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The best-performing fund houses of the last decade

FE Trustnet looks at which groups have the highest proportion of funds that are either first or second quartile in their sector over three, five and 10 years.

By Alex Paget, Reporter, FE Trustnet
Thursday July 18, 2013


Invesco Perpetual is the best-performing and most consistent fund house of the last decade, according to the latest FE Trustnet research, with the greatest proportion of its portfolios beating their sector over the short-, medium- and long-term.

More than 80 per cent of its funds are either first or second quartile in their sector over three, five and 10 years. A number of top-rated portfolios – including the likes of Invesco Perpetual UK Strategic Income and Invesco Perpetual Global Smaller Companies – achieved the feat over all three time periods.

Arguably the surprise package in the study was Baillie Gifford, which came second to Invesco Perpetual over three, five and 10 years. It beat off competition from much higher-profile groups such as Fidelity, M&G and Aberdeen.

Performance of fund houses

Fund House Number of funds managed % of 1st or 2nd quartile funds over 10yrs % of 1st or 2nd quartile funds over 5yrs % of 1st or 2nd quartile funds over 3yrs
Invesco Perpetual 44 85.7 81.1 86.4
Baillie Gifford 33 83.3 75 78.6
M&G 52 75.8 56.1 51.1
Jupiter 39 73.1 62.5 58.8
Blackrock 61 71.4 47.1 47.3
Threadneedle 76 69.2 63.3 60.2
Fidelity 78 68.4 71.7 66.1
Schroders 62 65.7 71.7 58.1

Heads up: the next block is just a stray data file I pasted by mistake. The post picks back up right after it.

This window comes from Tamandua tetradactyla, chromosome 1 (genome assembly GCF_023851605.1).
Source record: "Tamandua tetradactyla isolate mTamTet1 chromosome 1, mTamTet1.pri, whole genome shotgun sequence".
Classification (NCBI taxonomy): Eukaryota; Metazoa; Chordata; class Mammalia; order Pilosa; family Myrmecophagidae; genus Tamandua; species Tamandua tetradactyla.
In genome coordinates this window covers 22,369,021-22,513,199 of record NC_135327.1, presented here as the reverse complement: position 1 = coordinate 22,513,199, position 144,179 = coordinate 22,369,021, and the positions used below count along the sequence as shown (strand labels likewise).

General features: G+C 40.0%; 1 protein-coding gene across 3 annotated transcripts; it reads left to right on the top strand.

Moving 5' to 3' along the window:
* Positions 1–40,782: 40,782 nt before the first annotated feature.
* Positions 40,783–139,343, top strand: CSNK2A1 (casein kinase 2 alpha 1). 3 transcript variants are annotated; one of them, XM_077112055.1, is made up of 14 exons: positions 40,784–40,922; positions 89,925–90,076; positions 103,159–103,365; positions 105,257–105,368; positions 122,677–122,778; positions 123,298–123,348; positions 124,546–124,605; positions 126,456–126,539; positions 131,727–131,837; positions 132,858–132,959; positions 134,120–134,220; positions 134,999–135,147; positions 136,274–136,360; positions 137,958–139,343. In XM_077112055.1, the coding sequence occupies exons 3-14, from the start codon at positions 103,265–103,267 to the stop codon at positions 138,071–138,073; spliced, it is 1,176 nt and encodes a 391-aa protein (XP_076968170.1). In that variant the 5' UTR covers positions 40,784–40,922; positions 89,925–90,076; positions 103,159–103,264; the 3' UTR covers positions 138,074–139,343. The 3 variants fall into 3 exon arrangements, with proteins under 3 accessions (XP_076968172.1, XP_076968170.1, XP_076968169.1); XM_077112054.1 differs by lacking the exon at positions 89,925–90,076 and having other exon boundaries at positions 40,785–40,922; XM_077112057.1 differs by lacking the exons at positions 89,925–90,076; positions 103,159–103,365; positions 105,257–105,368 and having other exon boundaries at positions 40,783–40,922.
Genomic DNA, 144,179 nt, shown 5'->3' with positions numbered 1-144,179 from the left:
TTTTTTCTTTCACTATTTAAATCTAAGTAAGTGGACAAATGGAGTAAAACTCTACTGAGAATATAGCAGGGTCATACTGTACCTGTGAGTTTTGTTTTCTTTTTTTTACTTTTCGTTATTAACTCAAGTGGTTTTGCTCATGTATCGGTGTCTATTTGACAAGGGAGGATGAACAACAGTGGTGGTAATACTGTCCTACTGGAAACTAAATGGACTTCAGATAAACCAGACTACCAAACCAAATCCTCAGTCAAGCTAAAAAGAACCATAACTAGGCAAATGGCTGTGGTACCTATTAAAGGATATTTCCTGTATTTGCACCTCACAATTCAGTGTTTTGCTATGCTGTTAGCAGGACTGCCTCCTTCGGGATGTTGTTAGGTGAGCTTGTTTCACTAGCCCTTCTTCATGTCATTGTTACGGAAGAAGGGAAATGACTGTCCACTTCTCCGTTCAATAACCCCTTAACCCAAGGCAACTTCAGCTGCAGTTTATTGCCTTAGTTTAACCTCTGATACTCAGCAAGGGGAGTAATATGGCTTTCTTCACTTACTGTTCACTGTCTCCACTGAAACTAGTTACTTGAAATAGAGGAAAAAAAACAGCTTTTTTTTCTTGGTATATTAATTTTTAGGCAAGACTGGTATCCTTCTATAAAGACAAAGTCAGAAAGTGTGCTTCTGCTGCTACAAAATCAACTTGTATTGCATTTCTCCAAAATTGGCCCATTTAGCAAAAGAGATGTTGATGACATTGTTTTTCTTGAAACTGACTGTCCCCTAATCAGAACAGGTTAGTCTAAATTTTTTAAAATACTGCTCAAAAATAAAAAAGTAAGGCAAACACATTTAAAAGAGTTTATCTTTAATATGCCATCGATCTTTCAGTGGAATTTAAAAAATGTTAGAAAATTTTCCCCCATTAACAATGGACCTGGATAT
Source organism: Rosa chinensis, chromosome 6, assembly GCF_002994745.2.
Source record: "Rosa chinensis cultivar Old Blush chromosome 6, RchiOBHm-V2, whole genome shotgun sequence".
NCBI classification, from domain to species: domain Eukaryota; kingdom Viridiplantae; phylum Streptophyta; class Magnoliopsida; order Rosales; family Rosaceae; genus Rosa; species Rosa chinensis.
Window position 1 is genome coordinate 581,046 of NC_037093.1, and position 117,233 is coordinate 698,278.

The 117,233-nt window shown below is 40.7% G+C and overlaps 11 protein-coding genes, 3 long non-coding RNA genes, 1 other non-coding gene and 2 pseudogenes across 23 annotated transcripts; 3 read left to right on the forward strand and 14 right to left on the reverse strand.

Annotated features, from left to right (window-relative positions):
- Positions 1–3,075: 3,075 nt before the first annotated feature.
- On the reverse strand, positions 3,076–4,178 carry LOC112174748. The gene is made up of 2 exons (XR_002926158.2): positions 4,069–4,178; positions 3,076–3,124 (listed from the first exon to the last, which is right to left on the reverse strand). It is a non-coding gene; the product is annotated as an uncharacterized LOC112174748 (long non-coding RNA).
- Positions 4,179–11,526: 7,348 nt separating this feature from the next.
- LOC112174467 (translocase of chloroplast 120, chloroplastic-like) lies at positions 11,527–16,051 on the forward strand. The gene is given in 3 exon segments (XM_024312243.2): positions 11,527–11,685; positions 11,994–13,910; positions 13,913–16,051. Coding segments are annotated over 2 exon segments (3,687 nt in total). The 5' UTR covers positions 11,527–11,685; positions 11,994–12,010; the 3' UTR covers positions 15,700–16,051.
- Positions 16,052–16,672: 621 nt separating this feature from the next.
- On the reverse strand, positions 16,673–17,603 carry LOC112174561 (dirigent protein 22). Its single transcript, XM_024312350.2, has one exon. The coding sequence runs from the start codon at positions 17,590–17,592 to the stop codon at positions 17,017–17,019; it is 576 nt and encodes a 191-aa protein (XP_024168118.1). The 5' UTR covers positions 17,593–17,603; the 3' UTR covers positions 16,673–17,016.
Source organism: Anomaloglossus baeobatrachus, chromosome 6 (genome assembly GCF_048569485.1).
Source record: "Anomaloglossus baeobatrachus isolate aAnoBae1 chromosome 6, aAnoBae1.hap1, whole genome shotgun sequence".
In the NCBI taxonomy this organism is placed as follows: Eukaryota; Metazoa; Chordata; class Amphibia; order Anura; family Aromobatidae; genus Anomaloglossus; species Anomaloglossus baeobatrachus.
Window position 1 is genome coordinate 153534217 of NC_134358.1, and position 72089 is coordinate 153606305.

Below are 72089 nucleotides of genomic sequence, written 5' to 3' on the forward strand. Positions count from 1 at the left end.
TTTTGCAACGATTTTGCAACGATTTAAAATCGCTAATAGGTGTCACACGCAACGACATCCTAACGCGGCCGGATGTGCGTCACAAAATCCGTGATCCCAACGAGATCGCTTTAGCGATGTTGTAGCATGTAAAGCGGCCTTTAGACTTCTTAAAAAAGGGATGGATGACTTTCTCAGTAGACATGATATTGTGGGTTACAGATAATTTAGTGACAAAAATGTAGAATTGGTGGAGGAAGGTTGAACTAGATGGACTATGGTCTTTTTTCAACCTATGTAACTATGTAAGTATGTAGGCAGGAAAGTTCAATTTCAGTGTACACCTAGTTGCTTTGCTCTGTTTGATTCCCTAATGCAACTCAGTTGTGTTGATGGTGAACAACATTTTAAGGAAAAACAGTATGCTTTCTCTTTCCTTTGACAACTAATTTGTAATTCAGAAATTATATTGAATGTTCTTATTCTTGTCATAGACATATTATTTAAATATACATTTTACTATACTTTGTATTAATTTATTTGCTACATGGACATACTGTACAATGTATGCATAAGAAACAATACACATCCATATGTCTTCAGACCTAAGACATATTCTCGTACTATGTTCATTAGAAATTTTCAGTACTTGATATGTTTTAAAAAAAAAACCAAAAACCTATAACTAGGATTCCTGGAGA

Aberdeen 36 56.5 70 58.1
Standard Life 64 55.5 53.1 51.4
Investec 39 54.4 64.5 45.4
Henderson 89 51.1 53.9 53.6
JPM 73 45 43.6 53.9
AXA IM 40 42.8 47.1 70.3
Aviva 43 31.6 60 55.5
F&C 52 30.7 32.5 44.4
L&G 53 16.1 30.2 32.6
SWIP 39 0 26.6 44.4

Source: FE Analytics

The study only took into account fund houses that run at least 30 funds, with at least 15 of those needing a 10-year track record. Only fund groups with a presence in the vast majority of IMA sectors were included, meaning that the likes of emerging market specialist First State were excluded.

Any fund that sits in the IMA Specialist or IMA Unclassified sectors was compared against its benchmark instead of the sector average.

Invesco Perpetual currently manages 44 funds, ranging across global fixed income, multi asset and equity markets.

The research highlighted that out of those 28 funds with a 10-year track record, 85.7 per cent of them are either first or second quartile in their individual sector over the past decade.

This dominance is replicated over the medium- and short-term, too. There are 37 Invesco Perpetual funds that have a five year track record and 81.1 per cent of those are first or second quartile over that time.

They again top the list over three years, with 86 per cent achieving first or second quartile status.


It is not too difficult to see why Invesco Perpetual’s collective performance has been so good over the long-term. Twelve of its funds have the coveted five crown-rating and the group has five FE Alpha Managers, including Neil Woodford, Mark Barnett and Martin Walker.

Many of its funds are run by experienced heads, such as the fixed income duo of Paul Causer and Paul Read, and Nick Mustoe, who is the company’s chief investment officer.

The group’s most renowned fund is the five crown-rated Invesco Perpetual High Income portfolio, which has been managed by Woodford since its launch way back in February 1988. It has now amassed £14bn worth of assets under management.

The fund has beaten the FTSE All Share by nearly 1,325 percentage points since its launch. If an investor had bought £1,000 worth of units in the fund at launch, that investment would now be worth in excess of £23,000.

Performance of fund vs index since Feb 1988


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Source: FE Analytics

The fund is also the best performer in the IMA UK Equity Income sector over 10 years. It has an ongoing charges figure (OCF) of 1.69 per cent and requires a minimum investment of £500.